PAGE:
As it turns out we’re wrong to think – as I was taught in law school – that slavery and involuntary servitude were completely abolished by the passage of the 13th amendment in 1865 in the aftermath of the Civil War. Here’s the amendment and notice the fine print:
Neither slavery nor involuntary servitude, except as a punishment for crime whereof the party shall have been duly convicted, shall exist within the United States, or any place subject to their jurisdiction.
The “except as a punishment for crime” clause has real world meaning: It forces prisoners to work by threatening them with such things as loss of time earned off their sentences, caging them up to 21 hours a day in their cell, or by limiting phone calls, visitors and time for meals.
Five states sought to remedy this injustice through ballot measures that would prohibit slavery and involuntary servitude as punishment for crime. They passed in Alabama, Tennessee, Vermont and Oregon, but not in Louisiana – the state with the high incarceration rate and one of the few that still permit hard labor.
These four states now join Utah, Colorado, Nebraska (all since 2018) and Rhode Island (1842) as the only ones that ban the forced exploitation of labor in vulnerable people, disproportionately Black and Brown, as punishment for crime.
The punishment has pedigree. In the Civil War’s aftermath the planter class didn’t take kindly to the loss of their “property,” their slaves, and so mounted a self-interested “legal” counter-revolution – the enactment of Black Codes throughout the South, laws designed to incarcerate Black people for petty crimes such as vagrancy, and then force them to work. Black Codes were followed by the Jim Crow laws that accomplished much the same and remained on the books until the Civil Rights Act of 1964.
And the beat goes on. A recent New York Times report reminds us that the slavery-involuntary servitude exception remains in force for reasons the Southern planter class would well recognize:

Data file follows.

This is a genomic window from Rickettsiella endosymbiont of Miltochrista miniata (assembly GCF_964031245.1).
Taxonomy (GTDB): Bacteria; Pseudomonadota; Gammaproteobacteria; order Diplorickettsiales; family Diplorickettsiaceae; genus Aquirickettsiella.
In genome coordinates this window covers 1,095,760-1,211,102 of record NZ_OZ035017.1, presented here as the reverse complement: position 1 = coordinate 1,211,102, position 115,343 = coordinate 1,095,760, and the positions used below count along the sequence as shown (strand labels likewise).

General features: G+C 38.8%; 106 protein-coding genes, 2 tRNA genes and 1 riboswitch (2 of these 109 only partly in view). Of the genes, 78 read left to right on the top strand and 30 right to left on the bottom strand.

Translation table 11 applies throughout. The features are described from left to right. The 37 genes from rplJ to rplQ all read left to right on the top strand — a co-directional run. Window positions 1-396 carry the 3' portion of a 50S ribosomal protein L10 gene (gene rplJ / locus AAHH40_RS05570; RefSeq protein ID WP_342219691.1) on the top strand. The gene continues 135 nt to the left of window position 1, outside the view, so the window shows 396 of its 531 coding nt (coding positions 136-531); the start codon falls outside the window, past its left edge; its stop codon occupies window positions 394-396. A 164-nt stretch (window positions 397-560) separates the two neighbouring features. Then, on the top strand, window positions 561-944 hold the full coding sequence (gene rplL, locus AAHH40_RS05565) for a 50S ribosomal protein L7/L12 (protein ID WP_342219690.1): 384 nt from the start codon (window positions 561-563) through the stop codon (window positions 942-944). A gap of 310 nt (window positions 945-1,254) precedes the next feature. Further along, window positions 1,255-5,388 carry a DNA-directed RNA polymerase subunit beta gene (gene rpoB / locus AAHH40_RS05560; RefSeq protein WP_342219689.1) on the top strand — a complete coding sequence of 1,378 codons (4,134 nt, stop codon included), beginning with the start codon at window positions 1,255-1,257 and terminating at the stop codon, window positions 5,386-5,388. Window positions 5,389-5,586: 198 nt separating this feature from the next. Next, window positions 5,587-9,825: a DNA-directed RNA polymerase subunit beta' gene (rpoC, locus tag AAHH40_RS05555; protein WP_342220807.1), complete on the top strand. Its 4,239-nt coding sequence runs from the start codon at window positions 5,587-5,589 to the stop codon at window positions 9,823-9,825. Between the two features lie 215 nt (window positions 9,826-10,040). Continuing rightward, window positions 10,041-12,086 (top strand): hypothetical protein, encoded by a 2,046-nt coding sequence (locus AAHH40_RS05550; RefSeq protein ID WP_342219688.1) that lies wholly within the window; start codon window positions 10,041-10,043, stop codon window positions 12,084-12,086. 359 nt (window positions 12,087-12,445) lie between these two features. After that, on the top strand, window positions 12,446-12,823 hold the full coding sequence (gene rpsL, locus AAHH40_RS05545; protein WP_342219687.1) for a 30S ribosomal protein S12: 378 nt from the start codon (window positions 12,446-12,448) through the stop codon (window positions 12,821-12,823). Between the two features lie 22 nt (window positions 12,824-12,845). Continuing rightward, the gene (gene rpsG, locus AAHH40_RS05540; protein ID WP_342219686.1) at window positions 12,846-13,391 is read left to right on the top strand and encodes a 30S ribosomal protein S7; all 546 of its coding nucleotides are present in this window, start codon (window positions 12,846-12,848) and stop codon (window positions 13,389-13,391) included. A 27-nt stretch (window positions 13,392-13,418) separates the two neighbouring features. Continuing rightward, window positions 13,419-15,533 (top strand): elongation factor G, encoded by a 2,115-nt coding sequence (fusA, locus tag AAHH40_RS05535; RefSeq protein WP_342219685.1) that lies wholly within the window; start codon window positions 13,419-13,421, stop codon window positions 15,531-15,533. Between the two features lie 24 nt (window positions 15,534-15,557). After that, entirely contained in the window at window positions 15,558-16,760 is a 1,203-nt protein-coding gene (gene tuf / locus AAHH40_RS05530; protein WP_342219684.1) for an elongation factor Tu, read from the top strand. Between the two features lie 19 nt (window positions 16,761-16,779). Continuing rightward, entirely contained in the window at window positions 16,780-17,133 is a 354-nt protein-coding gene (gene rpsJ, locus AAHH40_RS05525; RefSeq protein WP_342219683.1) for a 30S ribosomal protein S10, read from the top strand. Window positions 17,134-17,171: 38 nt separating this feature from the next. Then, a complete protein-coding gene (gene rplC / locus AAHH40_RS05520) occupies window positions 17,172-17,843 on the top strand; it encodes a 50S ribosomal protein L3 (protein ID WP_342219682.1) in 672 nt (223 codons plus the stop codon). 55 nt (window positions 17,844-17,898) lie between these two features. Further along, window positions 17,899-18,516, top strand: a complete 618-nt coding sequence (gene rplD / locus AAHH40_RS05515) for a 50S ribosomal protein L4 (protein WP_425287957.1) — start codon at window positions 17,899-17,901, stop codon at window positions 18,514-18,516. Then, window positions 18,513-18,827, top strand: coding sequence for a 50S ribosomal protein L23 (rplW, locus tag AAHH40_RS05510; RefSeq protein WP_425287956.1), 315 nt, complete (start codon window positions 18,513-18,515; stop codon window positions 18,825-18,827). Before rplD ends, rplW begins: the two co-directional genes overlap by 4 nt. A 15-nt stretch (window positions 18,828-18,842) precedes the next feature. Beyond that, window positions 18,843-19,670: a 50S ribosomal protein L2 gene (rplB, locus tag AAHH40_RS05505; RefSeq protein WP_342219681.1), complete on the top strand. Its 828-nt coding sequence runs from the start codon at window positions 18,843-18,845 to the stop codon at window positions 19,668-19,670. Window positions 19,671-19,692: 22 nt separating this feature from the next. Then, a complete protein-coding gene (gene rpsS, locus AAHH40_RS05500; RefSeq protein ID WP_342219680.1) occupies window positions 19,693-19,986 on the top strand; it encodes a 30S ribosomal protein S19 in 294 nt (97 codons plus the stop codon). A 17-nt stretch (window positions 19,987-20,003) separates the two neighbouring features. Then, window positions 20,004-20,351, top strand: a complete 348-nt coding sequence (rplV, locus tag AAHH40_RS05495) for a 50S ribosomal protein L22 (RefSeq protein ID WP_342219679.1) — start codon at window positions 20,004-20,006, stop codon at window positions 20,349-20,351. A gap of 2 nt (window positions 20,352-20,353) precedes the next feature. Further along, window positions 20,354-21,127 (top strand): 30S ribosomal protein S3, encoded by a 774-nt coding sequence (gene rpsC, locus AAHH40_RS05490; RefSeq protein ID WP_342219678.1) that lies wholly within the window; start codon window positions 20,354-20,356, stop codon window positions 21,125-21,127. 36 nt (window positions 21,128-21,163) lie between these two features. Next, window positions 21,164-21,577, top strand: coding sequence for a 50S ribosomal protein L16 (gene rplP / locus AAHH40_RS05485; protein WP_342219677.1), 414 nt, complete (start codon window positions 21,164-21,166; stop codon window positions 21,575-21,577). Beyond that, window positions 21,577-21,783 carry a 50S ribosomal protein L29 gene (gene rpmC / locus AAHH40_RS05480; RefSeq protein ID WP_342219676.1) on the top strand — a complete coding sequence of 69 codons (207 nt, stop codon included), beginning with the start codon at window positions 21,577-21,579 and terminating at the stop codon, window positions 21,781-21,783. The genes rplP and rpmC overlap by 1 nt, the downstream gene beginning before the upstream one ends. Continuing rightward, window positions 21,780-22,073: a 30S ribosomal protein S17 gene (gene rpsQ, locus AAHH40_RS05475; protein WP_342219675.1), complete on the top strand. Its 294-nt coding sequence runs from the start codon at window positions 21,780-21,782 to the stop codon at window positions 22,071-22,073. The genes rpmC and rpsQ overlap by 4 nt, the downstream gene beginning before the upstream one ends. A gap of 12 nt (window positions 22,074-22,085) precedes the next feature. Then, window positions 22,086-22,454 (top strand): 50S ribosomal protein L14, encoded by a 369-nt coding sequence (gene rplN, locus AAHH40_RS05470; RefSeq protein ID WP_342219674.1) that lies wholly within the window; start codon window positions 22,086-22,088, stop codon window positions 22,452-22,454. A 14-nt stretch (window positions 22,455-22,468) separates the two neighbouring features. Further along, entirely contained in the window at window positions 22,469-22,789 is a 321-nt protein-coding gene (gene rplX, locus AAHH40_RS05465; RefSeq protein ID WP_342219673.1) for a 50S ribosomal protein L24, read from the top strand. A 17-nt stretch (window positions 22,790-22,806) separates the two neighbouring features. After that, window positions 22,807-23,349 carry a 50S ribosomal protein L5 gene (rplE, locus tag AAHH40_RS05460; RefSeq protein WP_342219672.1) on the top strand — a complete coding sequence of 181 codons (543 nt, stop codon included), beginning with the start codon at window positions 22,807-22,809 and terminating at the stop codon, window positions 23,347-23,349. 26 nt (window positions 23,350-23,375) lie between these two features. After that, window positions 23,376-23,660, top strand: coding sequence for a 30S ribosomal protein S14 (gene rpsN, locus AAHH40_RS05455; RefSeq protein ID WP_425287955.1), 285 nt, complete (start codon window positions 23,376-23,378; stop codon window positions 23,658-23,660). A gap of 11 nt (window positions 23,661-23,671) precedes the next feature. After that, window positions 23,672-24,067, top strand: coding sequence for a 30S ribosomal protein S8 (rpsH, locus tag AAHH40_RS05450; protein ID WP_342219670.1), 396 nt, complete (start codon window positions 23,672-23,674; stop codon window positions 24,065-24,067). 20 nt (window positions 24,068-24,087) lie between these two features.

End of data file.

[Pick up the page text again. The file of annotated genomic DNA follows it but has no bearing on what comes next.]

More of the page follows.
Prisoners produced more than $2 billion in goods annually and provided more than $9 billion worth of services while being paid an average of 13 to 52 cents per hour.
Hence the added significance of Tuesday’s midterms where ballot measures legalizing cannabis passed in Maryland and Missouri (though not in Arkansas and the Dakotas). But with two more states on board it brings the number of fully legal states to 21, plus the District of Columbia, which represents almost half (48%) of the American public (a further 18 states – 39 in total – have previously legalized medical cannabis).
Two more states legalizing cannabis may not sound like much but each one of them have been arresting over 20 000 people annually for cannabis offenses – that’s about 40 000 people a year who should now be spared the possibility of exploitive incarceration.
As one prison reformer told Bloomberg, “The 13th Amendment didn’t actually abolish slavery – what it did was make it invisible,” by sweeping it behind prison walls – along with some 40 000 people a year – also invisible – sent there for cannabis “crime.”
(The picture is a supervised prison work crew in Florida preparing sandbags for the impending arrival of Hurricane Dorian in 2019.)